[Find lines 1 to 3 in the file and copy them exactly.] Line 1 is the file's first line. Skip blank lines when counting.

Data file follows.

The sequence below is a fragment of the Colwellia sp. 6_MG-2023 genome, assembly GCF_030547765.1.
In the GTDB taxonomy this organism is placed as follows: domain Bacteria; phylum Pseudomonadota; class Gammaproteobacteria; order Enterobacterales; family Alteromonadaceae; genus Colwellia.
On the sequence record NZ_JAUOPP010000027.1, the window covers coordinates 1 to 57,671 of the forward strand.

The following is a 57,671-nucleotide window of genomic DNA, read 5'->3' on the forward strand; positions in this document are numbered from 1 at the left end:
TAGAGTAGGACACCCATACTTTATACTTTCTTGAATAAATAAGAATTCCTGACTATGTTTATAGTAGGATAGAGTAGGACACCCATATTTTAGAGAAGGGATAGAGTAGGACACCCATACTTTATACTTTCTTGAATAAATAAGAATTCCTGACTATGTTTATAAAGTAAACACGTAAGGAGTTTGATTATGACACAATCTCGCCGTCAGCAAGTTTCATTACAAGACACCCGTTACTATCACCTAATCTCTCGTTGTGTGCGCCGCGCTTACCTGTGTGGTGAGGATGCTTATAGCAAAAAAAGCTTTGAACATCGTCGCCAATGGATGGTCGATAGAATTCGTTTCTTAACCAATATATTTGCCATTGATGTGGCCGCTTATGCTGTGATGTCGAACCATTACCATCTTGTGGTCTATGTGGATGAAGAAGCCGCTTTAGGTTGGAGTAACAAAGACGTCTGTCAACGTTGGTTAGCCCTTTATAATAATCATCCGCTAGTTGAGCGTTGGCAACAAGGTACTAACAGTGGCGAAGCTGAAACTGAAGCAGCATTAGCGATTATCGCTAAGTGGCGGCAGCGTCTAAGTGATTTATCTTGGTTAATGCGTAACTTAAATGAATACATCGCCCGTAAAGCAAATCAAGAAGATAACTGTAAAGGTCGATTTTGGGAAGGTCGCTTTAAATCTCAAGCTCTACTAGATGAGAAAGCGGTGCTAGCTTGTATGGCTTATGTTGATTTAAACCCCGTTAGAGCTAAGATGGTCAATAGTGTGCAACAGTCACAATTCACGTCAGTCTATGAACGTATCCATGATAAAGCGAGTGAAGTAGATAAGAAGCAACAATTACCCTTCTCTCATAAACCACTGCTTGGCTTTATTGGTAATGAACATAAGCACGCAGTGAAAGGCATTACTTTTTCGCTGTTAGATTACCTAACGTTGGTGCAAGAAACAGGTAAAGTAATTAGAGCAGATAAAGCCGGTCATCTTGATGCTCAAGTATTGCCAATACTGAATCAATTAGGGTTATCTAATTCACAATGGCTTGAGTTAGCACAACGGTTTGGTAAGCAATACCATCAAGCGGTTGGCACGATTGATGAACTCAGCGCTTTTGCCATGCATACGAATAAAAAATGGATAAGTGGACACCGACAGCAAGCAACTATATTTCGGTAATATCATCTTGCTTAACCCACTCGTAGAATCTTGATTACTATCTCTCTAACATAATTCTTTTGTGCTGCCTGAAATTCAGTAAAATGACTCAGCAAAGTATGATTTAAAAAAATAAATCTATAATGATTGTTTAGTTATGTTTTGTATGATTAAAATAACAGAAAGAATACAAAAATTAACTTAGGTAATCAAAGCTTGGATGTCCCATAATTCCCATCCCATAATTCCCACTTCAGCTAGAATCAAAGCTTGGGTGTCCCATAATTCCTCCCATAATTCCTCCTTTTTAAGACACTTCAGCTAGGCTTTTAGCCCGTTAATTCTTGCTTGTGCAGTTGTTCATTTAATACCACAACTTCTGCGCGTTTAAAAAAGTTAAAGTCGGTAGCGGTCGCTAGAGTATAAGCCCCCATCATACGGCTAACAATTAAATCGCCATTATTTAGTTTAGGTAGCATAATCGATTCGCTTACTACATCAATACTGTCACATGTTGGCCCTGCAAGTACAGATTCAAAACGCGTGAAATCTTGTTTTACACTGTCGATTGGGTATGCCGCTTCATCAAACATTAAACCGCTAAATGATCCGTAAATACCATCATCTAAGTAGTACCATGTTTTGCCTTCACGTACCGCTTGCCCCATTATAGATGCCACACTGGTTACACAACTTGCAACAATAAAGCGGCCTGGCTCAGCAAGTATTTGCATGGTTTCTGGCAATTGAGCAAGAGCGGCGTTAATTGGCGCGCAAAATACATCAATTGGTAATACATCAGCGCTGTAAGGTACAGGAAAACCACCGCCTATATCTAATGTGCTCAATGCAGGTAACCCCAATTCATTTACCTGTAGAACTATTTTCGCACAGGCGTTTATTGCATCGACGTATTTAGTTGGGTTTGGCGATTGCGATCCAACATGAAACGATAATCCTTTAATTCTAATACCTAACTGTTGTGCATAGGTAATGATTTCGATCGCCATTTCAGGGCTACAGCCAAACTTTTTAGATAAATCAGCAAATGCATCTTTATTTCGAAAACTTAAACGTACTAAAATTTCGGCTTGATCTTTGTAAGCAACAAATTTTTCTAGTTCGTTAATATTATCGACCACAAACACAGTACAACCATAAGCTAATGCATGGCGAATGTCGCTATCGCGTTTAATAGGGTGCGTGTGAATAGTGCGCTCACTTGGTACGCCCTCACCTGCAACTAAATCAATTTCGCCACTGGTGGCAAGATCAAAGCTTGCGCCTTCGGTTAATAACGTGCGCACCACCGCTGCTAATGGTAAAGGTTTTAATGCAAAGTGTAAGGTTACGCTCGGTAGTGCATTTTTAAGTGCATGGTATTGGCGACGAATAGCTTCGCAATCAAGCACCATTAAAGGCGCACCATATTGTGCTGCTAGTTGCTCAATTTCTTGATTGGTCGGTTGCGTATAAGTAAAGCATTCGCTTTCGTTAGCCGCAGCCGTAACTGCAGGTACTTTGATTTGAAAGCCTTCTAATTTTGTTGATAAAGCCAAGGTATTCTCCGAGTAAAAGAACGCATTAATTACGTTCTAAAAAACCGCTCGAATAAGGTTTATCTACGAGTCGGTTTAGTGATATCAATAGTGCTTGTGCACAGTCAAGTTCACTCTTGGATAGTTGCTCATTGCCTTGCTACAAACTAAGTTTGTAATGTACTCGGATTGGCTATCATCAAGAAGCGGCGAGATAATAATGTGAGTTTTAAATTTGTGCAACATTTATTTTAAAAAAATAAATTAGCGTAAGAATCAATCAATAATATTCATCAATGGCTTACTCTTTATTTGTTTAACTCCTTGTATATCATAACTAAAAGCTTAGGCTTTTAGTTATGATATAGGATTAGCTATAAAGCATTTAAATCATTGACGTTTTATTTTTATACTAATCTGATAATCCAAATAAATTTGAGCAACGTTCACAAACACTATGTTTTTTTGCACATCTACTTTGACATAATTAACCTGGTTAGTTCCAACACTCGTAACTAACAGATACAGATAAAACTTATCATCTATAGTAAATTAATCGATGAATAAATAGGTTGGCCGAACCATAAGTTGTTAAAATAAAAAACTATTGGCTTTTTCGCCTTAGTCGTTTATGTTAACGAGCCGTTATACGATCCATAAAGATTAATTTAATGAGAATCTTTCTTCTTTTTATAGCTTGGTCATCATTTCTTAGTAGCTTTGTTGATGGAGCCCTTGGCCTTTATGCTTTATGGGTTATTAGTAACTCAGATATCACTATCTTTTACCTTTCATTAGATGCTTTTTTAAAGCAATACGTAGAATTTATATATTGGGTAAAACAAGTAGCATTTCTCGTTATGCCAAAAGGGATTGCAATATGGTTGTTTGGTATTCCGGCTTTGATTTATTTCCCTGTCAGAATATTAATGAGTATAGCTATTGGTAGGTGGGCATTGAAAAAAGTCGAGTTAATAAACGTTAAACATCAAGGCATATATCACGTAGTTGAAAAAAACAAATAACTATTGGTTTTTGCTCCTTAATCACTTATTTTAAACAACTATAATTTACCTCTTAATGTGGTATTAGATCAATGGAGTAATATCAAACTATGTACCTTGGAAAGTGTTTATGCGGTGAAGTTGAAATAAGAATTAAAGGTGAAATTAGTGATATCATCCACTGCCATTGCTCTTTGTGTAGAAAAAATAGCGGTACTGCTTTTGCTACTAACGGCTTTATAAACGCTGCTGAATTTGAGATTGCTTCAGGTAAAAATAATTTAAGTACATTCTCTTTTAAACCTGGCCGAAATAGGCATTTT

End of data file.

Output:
The sequence below is a fragment of the Colwellia sp. 6_MG-2023 genome, assembly GCF_030547765.1.
In the GTDB taxonomy this organism is placed as follows: domain Bacteria; phylum Pseudomonadota; class Gammaproteobacteria; order Enterobacterales; family Alteromonadaceae; genus Colwellia.
On the sequence record NZ_JAUOPP010000027.1, the window covers coordinates 1 to 57,671 of the forward strand.